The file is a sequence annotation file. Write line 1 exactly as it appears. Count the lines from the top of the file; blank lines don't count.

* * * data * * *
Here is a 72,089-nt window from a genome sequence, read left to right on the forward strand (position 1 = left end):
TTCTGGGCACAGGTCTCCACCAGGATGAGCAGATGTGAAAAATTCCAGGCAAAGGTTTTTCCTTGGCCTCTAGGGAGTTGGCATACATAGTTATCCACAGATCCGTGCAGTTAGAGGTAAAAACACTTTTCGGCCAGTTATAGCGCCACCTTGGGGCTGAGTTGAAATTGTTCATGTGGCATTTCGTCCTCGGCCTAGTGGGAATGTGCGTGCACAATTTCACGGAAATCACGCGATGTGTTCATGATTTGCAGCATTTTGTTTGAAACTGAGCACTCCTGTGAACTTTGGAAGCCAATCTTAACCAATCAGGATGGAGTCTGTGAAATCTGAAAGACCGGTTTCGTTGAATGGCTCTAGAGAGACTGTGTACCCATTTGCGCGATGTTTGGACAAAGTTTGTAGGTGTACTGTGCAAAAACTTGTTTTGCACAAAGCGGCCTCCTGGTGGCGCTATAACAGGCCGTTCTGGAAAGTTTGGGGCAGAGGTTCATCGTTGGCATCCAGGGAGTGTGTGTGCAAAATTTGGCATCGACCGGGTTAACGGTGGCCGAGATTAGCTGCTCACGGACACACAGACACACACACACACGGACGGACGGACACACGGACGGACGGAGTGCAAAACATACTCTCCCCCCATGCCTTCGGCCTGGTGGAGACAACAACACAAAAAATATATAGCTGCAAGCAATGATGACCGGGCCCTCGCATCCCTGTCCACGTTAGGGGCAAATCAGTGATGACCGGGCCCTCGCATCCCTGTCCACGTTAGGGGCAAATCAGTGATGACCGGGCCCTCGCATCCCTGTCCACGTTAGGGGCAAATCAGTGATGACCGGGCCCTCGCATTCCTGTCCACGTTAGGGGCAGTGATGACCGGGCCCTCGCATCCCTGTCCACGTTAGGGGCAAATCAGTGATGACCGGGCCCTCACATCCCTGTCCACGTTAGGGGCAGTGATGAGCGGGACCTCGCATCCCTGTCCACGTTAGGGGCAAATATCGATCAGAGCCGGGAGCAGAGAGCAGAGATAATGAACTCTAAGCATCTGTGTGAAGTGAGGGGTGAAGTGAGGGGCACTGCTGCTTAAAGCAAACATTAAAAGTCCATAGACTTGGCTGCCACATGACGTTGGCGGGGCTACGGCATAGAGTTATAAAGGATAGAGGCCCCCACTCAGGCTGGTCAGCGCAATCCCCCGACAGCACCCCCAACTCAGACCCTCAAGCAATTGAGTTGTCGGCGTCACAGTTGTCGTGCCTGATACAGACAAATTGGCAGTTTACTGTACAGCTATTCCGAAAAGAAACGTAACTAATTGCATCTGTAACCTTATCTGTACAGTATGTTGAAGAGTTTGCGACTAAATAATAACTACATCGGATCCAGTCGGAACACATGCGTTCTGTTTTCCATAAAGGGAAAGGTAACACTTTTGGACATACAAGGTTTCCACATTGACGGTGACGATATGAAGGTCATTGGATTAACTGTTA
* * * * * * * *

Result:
Here is a 72,089-nt window from a genome sequence, read left to right on the forward strand (position 1 = left end):